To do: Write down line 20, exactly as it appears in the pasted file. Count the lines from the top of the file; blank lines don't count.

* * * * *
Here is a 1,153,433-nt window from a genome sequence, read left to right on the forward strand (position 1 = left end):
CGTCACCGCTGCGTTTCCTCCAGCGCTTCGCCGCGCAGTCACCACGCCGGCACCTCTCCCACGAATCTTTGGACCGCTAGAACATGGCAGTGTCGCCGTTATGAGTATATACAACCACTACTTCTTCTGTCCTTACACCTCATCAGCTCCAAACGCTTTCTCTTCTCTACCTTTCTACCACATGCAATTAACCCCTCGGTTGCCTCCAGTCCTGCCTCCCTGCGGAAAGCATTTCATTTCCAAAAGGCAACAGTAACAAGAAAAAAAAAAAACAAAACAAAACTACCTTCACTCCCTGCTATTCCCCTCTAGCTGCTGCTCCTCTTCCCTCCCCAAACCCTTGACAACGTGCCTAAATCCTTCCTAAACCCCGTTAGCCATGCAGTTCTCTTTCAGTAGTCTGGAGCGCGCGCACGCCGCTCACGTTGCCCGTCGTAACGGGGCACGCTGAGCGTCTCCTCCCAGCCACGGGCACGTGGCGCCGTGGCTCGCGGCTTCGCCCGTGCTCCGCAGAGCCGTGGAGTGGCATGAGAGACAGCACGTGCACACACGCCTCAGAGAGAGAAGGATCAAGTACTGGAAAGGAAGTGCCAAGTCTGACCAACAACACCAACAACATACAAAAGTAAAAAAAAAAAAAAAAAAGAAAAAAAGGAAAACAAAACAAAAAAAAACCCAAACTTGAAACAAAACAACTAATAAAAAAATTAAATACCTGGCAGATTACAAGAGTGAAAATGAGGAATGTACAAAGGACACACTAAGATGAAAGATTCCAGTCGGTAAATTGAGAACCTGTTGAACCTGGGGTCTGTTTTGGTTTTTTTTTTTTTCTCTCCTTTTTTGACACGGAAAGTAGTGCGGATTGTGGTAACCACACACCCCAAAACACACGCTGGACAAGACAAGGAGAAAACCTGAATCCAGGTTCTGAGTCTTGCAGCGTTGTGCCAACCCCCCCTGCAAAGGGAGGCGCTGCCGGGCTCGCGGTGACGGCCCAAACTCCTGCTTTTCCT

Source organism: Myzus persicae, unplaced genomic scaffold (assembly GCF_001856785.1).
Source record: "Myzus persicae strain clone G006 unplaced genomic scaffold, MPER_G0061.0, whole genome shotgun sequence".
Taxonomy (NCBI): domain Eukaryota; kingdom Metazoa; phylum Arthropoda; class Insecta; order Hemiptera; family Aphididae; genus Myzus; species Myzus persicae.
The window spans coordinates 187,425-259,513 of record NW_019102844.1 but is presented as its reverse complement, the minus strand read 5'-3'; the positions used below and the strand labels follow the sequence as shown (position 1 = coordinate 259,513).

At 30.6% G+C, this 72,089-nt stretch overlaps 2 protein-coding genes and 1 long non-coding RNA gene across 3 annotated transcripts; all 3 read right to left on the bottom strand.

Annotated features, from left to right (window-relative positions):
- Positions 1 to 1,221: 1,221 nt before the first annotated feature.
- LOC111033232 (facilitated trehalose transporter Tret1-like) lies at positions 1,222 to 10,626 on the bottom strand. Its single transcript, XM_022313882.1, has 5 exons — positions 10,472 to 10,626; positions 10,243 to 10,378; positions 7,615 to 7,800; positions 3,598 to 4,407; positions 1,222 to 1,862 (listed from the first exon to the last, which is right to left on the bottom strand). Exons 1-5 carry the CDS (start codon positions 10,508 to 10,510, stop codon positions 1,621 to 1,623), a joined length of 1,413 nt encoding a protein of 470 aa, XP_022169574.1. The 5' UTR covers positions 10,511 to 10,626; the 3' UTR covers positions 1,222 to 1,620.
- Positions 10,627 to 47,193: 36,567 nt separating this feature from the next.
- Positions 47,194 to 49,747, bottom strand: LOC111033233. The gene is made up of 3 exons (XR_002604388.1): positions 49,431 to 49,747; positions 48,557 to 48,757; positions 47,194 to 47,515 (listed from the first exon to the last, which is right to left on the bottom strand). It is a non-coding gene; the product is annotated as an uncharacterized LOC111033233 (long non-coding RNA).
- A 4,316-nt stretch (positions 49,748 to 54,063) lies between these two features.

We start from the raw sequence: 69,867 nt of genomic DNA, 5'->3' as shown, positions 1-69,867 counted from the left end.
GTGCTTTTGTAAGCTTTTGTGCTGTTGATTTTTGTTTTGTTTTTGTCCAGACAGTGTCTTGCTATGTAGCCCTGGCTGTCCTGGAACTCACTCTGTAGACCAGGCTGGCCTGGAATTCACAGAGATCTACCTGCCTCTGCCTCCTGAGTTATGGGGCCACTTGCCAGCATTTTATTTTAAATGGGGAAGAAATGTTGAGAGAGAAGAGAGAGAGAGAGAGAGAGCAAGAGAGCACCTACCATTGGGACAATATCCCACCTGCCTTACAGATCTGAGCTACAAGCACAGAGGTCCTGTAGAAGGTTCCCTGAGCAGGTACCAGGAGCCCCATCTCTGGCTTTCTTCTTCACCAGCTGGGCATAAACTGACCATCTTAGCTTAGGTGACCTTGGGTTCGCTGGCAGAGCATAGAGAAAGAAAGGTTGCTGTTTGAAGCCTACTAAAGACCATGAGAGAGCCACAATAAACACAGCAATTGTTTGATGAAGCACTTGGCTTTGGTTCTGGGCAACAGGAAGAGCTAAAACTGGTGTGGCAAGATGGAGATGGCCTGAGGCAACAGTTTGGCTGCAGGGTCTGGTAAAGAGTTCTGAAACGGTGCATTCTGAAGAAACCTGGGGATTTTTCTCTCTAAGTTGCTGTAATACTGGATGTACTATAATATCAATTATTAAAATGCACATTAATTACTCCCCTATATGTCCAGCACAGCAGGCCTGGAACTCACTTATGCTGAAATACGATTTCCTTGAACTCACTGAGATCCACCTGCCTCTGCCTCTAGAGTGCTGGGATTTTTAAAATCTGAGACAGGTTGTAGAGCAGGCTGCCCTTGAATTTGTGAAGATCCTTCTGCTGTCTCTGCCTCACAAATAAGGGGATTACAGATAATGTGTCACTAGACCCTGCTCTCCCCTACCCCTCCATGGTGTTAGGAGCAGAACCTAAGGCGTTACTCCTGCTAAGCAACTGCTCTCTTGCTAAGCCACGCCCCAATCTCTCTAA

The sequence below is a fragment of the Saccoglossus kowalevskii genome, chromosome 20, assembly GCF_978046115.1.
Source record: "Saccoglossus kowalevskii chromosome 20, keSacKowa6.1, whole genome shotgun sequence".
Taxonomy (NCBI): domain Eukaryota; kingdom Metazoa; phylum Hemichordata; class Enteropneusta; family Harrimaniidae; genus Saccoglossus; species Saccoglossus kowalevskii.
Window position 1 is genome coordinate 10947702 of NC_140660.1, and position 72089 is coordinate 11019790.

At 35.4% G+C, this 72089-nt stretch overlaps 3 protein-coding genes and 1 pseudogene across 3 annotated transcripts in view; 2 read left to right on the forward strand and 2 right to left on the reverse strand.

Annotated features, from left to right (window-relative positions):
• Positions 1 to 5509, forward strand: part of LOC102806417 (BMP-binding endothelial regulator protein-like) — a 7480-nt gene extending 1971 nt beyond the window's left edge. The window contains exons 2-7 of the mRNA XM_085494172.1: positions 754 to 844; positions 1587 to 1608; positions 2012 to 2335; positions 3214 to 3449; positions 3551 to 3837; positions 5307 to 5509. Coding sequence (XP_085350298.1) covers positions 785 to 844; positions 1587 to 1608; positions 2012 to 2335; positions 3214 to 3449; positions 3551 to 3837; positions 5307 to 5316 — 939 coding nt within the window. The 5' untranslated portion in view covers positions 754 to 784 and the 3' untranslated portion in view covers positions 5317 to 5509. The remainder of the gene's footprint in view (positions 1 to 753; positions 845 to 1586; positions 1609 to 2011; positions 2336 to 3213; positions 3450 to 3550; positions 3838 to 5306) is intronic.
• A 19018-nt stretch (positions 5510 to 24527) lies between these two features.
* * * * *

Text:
At 35.4% G+C, this 72089-nt stretch overlaps 3 protein-coding genes and 1 pseudogene across 3 annotated transcripts in view; 2 read left to right on the forward strand and 2 right to left on the reverse strand.